In these uncertain times, when we wait for the weekly corona code of conduct from the Berlin government headquarters, one would like to know how long this state of emergency will last. We do not blame them for the fact that the Chancellor and the trusted virologists cannot tell us. But what does science know?
Freelance writer in the economy of the Frankfurter Allgemeine Sonntagszeitung.
Among the barely manageable Corona literature of this year, we now fell into the hands of “Apollo’s Arrow”, the new book by Yale sociologist Nicholas Christakis about the lasting consequences of the Corona crisis and the question of how we will live after it. The title alludes to an episode at the beginning of the “Iliad”: In order to avenge the priest Chryses, from whom Agamemnon withheld his daughter, Apollo sends the Achaeans the plague with his arrow. “The deadfires burned restlessly in the crowd,” says Homer. On the tenth day the Achaeans managed to appease Apollo. One is ready to meet all the demands of the gods. After all, it is better “that the people are healthy than that they die,” said Agamemnon.
Homer got away with ten days of epidemic to some extent, although it is to be feared that pandemics raged much worse then than they do today, when we have all become experts in flattening infection curves. As is well known, the epidemics of modern times last longer. The Spanish flu dragged on in three waves from the end of World War I in 1918 until 1920. The so-called Hong Kong flu, which killed an estimated two million people worldwide, dates from 1969 to 1970.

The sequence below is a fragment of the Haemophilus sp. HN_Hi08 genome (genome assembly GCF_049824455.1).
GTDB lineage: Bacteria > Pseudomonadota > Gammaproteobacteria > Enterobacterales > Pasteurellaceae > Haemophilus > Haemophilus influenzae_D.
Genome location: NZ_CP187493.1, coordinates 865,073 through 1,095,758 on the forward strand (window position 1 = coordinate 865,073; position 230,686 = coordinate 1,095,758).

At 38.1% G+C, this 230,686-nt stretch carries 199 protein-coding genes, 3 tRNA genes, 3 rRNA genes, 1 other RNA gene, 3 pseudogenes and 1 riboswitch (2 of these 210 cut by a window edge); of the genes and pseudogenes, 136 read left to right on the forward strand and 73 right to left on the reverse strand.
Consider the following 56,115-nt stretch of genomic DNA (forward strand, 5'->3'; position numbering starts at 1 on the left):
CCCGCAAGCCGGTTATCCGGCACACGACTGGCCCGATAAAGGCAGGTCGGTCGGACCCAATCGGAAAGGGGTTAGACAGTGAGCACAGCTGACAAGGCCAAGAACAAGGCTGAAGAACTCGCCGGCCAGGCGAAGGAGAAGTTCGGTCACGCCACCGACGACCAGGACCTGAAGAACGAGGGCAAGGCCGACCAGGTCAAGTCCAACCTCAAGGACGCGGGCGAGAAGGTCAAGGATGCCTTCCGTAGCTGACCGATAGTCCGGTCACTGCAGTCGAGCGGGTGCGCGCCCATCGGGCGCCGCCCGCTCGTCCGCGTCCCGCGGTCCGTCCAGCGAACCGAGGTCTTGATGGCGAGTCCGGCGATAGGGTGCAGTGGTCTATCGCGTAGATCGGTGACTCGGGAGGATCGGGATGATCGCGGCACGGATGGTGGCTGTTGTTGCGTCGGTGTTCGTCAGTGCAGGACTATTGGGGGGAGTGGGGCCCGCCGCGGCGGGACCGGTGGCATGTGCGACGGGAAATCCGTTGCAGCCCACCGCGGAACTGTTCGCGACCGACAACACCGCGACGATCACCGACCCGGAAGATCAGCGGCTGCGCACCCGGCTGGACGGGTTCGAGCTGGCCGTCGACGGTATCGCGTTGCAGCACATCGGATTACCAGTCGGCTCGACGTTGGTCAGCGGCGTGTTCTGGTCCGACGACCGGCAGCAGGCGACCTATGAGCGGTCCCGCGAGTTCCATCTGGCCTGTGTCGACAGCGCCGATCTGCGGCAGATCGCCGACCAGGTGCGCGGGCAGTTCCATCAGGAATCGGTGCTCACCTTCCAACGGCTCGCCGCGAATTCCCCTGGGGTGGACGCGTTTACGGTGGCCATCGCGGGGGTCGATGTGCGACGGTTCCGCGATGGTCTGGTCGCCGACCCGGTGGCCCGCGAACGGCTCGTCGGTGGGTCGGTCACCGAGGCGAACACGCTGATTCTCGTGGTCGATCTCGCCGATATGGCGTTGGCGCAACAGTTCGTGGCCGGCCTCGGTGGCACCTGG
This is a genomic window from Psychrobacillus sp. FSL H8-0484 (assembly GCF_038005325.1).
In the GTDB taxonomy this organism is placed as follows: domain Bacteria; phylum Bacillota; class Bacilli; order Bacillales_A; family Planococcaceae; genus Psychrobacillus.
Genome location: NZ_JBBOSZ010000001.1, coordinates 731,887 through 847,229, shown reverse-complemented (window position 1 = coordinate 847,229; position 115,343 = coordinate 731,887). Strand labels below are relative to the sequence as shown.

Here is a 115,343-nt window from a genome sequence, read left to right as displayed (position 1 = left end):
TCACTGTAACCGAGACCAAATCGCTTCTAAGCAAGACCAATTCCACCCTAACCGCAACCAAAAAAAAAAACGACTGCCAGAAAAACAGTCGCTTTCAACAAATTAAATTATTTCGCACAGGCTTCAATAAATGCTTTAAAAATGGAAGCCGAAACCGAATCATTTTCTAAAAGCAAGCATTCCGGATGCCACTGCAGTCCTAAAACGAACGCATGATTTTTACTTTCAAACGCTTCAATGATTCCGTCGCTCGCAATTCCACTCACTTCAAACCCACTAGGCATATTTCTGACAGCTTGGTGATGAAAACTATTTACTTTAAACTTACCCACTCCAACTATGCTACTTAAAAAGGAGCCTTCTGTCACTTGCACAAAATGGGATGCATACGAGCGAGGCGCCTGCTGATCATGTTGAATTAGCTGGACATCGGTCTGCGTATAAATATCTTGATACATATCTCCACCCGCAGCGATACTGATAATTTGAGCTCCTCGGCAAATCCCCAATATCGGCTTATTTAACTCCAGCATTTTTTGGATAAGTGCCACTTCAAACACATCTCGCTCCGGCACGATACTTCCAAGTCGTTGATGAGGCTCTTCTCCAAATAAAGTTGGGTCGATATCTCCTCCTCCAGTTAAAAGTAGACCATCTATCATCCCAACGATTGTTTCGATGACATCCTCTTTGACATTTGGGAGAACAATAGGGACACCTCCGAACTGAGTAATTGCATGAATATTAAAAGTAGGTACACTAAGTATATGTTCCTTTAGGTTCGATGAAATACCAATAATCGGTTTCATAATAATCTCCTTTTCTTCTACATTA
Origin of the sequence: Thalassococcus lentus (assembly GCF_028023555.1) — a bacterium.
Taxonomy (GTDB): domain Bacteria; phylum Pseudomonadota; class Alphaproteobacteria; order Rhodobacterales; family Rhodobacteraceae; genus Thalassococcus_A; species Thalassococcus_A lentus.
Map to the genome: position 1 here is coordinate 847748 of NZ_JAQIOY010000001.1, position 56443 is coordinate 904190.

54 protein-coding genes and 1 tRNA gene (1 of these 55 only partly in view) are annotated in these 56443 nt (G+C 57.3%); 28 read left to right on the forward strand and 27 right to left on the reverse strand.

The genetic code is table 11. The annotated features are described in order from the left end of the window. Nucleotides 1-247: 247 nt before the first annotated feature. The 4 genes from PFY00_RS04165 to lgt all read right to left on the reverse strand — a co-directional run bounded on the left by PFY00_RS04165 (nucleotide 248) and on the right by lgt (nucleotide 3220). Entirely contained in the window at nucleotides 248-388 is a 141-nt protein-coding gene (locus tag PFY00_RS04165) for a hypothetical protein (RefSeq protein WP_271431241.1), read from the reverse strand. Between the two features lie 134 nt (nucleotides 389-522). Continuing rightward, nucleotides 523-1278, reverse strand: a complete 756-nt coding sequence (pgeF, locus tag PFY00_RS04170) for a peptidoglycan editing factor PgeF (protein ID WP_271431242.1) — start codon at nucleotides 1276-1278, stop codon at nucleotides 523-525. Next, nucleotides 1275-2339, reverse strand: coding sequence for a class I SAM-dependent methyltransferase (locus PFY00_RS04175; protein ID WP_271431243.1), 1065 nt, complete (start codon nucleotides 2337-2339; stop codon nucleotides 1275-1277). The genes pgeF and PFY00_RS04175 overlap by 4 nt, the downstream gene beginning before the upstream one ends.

How do citizens know when the end is? Hopefully there will be a summit meeting between the Chancellor and the Prime Minister one day, hopefully not too distant, followed by an appearance in front of the federal press conference, at which they announce that Corona will be over the following Monday because either enough citizens have been vaccinated or the people are sufficiently contaminated? No, you don’t have to imagine it that way. This is where the otherwise obvious analogy ends between pandemics and wars, which ultimately lead to a ceasefire or peace treaty.
At some point the tipping point will come
Nicholas Christakis – the researcher is not only a sociologist but also a doctor – has looked at the end of previous pandemics. It shows: “Pandemics end when everyone thinks they are over.” Epidemics not only have a biological but also a social end. This has to be imagined as the result of a social discourse about the benefits and costs of life restrictions. At some point there will be a tipping point at which the population is ready to accept further risks of infection and death in order to be able to treat themselves to a “normal” social life with theaters, schools, holidays and family celebrations on the other hand. The social scientist sees what the virologist does not see: pandemics are (also) socially constructed realities that deal with dealing with death. Historically and geographically, the extent to which we are willing to tolerate car accidents, suicide rates, or substance abuse varies widely.